Home New Wigmore Hall ECM Series: Fusion of Electronica and Jazz Trumpet-Piano Duo

Wigmore Hall ECM Series: Fusion of Electronica and Jazz Trumpet-Piano Duo

by Madonna

In a captivating blend of free-form electronica and the resonant sonics of a trumpet-piano duo, Wigmore Hall launched its ECM Series with a night of innovative performances. The concert showcased original compositions and reimagined covers, both embodying the textural subtleties, narrative twists, and subdued rhythms characteristic of the renowned ECM label.

The ECM Series took flight with a trio comprising drummer Michele Rabbia, guitarist Eivind Aarset, and trombonist Gianluca Petrella, brought together by ECM label boss Manfred Eicher. Their 2019 album, “Lost River,” laid the foundation for the first half of the evening, blending Petrella’s warm trombone tones with Aarset’s ethereal guitar atmospherics. Freely improvised sonics marked the set, with Aarset’s synthesized guitar and Petrella’s melancholic trombone setting the stage. The trio’s dialogue unfolded with sampled trombone breath, a joyride of guitar picking, and electronically doctored free-jazz abstractions. The mesmerizing “What Floats Beneath” showcased their cinematic prowess, building to a crescendo before fading to a whisper.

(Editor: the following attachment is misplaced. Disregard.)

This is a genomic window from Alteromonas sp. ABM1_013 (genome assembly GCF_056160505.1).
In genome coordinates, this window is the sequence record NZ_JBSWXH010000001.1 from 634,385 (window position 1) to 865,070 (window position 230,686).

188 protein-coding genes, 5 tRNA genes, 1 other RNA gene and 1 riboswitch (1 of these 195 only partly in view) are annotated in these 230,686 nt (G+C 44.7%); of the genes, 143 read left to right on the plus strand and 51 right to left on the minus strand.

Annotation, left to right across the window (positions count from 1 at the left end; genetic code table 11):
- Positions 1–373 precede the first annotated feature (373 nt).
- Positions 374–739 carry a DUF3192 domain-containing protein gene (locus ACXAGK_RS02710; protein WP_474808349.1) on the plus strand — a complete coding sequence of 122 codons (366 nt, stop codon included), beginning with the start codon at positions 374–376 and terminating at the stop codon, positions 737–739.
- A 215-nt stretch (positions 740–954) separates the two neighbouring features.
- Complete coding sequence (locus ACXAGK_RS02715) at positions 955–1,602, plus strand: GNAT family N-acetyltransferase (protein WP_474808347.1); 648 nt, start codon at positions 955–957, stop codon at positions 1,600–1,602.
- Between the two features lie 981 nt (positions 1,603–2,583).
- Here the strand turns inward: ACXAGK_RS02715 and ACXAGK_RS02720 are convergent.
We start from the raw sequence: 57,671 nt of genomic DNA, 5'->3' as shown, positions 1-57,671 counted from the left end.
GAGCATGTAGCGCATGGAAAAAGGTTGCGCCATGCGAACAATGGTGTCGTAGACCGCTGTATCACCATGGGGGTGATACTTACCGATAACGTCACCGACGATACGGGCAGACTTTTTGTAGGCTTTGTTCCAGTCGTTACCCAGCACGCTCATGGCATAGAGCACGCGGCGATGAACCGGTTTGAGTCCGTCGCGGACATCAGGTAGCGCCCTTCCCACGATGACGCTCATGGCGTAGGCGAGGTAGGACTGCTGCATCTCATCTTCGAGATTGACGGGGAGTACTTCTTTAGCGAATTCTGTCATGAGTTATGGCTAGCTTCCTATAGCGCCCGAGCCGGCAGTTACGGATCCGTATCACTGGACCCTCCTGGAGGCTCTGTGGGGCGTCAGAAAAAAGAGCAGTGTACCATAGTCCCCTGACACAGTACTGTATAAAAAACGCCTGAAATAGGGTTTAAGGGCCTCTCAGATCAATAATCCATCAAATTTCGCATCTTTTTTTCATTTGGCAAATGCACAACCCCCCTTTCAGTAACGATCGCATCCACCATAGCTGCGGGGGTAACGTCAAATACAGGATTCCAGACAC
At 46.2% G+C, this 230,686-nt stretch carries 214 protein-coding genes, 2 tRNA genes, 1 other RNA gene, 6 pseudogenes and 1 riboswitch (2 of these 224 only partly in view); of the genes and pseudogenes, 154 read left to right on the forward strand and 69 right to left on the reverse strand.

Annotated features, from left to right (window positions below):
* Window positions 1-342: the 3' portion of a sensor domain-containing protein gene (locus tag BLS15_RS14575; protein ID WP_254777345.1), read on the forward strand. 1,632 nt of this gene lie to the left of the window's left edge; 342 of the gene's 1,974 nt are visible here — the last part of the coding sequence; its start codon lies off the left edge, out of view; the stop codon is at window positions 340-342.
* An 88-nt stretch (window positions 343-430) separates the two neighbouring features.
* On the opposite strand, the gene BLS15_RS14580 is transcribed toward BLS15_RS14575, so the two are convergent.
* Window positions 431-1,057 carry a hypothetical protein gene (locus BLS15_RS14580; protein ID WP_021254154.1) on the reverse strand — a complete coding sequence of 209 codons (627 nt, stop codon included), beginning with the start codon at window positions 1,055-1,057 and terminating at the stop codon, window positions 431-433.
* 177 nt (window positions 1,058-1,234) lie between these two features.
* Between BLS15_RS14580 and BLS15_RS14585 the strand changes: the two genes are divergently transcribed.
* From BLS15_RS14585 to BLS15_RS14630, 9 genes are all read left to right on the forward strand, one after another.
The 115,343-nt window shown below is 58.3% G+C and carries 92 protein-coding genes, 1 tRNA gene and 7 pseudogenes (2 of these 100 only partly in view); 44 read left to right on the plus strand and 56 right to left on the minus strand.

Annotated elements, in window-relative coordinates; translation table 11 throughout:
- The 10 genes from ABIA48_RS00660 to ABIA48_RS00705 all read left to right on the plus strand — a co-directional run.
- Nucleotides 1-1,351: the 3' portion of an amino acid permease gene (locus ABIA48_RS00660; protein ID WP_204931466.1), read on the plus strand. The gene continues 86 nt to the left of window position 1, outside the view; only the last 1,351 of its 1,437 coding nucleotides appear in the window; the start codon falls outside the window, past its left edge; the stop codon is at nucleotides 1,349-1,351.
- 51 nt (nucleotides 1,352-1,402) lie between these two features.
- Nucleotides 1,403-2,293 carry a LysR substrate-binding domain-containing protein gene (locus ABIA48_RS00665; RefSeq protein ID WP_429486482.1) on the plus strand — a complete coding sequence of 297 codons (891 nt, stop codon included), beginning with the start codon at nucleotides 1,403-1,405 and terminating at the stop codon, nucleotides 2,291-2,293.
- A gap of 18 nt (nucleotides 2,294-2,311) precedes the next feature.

The second half featured trumpeter Avishai Cohen and pianist Yonathan Avishai, celebrating 35 years of musical collaboration. Drawing from their 2019 duo album, “Playing the Room,” the duo explored an intimate musical landscape. Classics like Alexander Argov’s “Shir Eres” and Duke Ellington’s “Azalea” graced the set, alongside new covers. The opener, “April in Paris,” received a transformative interpretation, followed by a subtly ghosted rendition of Herbie Hancock’s “Maiden Voyage.” Lee Morgan’s “Yama” emerged from an impromptu performance of “Fever,” and the set concluded with the emotional depth of Bob Marley’s “No Woman, No Cry,” introduced by a single offbeat piano note.

Cohen’s advanced trumpet technique complemented Avishai’s stripped-down piano accompaniment, infusing the set with high-note trills and dazzling runs while maintaining its overall mood. The performance showcased a nuanced fusion of styles, from introspective moments to the lively cadence of a country dance, making the entire set engaging and memorable for the audience. The ECM Series at Wigmore Hall proved to be a celebration of musical diversity, uniting genres under the emblematic ECM label’s influence.

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